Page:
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11.S188/11.S951 Racial Justice Teach-In: Primary vs. Secondary

Definitions

Primary Sources are materials that contain direct evidence, first-hand testimony, or an eyewitness account of a topic or event under investigation. They can be published or unpublished items in any format (the original or a surrogate format such as a photocopy, a digital copy, a printed edition, or a microfilm edition), from handwritten letters, to objects, to the built environment.

Secondary Sources are works that analyze and interpret other sources. They use primary sources to solve research problems.

Primary vs. Secondary - The way you engage with a source determines whether it is a primary or secondary source for your project. Book reviews, for example, are typically considered secondary sources.  If the subject of your research is book reviews themselves, however, they would be primary sources for your project.

Sources:  The Craft of Research by Wayne C. Booth, Gregory G. Colomb, Joseph M. Williams. Chicago: University of Chicago Press, c2008; Introduction to Archival Terminology, NARA.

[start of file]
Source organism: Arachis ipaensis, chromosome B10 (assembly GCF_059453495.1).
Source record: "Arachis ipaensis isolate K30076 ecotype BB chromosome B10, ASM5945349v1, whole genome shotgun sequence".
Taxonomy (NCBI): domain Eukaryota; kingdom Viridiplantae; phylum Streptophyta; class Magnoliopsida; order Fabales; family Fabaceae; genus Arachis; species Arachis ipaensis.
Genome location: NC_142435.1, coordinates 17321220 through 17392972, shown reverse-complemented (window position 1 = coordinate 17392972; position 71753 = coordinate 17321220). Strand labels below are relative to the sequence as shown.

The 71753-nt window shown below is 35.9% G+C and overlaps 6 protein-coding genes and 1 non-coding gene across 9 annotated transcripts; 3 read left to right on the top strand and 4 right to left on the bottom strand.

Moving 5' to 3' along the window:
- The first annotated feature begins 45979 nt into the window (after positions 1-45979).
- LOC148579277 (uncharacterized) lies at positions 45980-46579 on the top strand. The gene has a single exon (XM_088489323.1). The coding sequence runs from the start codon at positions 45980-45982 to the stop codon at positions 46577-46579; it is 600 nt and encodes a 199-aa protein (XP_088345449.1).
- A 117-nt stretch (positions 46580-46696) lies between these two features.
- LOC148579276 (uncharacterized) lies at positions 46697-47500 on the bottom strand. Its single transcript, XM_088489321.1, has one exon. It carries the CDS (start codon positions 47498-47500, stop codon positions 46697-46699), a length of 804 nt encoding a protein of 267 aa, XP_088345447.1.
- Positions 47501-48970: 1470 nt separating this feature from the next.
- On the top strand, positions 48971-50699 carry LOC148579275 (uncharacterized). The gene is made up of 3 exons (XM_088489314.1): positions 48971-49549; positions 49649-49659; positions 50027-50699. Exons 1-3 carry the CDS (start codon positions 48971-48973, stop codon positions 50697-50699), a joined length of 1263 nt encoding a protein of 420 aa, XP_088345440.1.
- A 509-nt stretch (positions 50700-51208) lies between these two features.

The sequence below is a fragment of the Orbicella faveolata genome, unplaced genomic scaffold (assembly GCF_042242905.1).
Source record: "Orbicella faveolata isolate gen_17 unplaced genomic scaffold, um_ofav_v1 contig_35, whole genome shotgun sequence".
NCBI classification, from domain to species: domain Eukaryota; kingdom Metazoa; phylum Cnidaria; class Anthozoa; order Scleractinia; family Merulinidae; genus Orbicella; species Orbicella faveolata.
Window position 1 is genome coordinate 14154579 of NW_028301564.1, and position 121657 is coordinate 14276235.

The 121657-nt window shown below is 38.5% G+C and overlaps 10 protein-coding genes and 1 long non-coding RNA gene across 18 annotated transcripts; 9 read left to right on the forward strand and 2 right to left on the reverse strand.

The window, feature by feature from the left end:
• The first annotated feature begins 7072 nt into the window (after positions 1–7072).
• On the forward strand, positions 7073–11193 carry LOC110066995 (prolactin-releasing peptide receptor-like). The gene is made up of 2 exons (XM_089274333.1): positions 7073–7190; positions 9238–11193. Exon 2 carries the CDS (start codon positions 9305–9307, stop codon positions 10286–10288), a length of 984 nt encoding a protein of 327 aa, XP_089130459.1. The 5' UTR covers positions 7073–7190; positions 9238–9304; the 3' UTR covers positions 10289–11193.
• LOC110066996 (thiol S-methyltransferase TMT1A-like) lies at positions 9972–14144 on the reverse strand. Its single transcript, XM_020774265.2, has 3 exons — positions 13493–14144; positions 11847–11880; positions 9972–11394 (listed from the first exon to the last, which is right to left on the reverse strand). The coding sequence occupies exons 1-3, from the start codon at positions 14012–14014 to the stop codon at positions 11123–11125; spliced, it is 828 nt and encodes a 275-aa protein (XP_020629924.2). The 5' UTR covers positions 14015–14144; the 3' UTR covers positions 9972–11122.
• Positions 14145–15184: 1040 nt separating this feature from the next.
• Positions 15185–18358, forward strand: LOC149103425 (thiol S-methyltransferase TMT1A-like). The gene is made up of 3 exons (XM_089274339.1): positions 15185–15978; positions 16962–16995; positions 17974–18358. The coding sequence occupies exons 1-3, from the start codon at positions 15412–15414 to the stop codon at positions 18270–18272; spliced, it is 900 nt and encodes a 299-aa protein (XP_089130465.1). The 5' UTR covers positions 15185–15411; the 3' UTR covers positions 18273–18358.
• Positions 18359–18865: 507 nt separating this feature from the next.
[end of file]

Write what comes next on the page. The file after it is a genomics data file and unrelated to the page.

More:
Types of Primary Sources

Unpublished archival materials are just one type of primary source.  In The Information-Literate HistorianJenny Presnell describes nine categories of primary sources:

  1. Public Records - census records, court records, wills, tax records, etc.
  2. Official Records - laws, civil codes, legislative hearings, treaties, etc.
  3. Personal Documents (manuscripts) - letters, diaries, oral histories, financial records, etc.
  4. Artifacts/Relics - clothing, furniture, tools, music, art, and other items people make and use
  5. Organizational Documents (archives) - meeting minutes, financial records, correspondence, etc.
  6. Images - photographs, drawings, cartoons, posters, videos, graphics, paintings, etc. (See Finding Images Guide)
  7. Architecture, City Plans, and Maps - buildings, blueprints, plans, models, etc.
  8. Media and Other Mass Communication - newspapers, magazines, journals, radio, tv, twitter, facebook, websites, etc.
  9. Literary Texts - novels, plays, poems, essays, etc.

Source:  The Information Literate Historian, 93-95.

Searching Secondary Sources to Find Archival Materials

Secondary and reference sources will not only help you put your topic in context, they will often lead you directly to archival collections.

Check the footnotes, bibliographies, and acknowledgments in books, dissertations, and other published sources for clues to other sources that might be relevant to your topic. Through this process, you may learn about cataloged and uncataloged materials held in libraries and/or private collections.

See the The Research Process and the Search Strategies tabs in this guide for tips and links to sources.